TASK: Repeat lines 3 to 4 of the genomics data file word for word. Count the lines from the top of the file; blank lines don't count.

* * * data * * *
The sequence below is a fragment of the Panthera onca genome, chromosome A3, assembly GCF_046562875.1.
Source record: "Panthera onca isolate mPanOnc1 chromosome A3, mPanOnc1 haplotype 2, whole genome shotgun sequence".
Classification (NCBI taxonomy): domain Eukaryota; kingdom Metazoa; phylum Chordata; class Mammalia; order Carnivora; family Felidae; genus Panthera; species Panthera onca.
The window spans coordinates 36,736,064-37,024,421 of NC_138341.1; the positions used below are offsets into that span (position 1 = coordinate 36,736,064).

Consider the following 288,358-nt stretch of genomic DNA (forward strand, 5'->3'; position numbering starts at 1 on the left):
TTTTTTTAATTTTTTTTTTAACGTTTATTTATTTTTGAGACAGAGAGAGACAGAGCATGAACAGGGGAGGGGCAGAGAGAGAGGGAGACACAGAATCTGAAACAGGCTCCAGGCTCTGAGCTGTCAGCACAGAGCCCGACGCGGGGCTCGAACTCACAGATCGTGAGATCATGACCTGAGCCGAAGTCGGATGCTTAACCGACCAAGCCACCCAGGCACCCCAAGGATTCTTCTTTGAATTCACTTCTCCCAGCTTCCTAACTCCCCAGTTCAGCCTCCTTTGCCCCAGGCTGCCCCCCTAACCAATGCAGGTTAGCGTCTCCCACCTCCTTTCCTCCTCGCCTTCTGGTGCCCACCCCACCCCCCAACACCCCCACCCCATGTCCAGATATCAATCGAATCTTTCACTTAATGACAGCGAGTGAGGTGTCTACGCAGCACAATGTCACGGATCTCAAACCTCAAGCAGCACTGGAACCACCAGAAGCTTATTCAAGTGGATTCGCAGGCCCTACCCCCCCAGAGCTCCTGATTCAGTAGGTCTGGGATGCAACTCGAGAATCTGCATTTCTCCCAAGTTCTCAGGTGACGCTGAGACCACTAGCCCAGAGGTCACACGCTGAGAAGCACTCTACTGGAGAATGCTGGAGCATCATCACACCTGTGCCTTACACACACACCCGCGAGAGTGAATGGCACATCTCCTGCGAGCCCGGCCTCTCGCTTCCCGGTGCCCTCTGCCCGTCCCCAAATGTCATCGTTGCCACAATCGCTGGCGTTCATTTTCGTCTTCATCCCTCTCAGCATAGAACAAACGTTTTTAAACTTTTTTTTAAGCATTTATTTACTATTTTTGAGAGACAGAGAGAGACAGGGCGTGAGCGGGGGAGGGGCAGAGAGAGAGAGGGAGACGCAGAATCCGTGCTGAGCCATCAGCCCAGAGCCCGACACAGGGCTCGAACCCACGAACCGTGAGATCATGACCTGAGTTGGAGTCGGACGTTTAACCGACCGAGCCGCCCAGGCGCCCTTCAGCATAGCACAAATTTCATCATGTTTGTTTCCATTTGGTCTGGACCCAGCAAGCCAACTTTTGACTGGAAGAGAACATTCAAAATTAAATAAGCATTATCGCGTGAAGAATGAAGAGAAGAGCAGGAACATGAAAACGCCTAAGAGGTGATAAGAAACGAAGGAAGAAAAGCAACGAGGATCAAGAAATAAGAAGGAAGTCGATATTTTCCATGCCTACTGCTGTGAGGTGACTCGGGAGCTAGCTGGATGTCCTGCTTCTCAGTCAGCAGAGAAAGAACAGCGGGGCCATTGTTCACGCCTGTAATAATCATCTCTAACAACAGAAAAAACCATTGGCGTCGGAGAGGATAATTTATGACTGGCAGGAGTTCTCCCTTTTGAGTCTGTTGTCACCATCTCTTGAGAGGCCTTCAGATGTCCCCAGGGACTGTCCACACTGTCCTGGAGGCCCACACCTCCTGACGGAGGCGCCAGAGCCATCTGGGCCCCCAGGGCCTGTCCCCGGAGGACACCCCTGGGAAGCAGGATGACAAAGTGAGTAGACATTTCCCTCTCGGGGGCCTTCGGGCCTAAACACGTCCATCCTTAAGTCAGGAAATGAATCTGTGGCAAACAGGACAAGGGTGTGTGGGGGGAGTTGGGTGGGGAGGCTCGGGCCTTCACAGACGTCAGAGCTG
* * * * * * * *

Classification (NCBI taxonomy): domain Eukaryota; kingdom Metazoa; phylum Chordata; class Mammalia; order Carnivora; family Felidae; genus Panthera; species Panthera onca.
The window spans coordinates 36,736,064-37,024,421 of NC_138341.1; the positions used below are offsets into that span (position 1 = coordinate 36,736,064).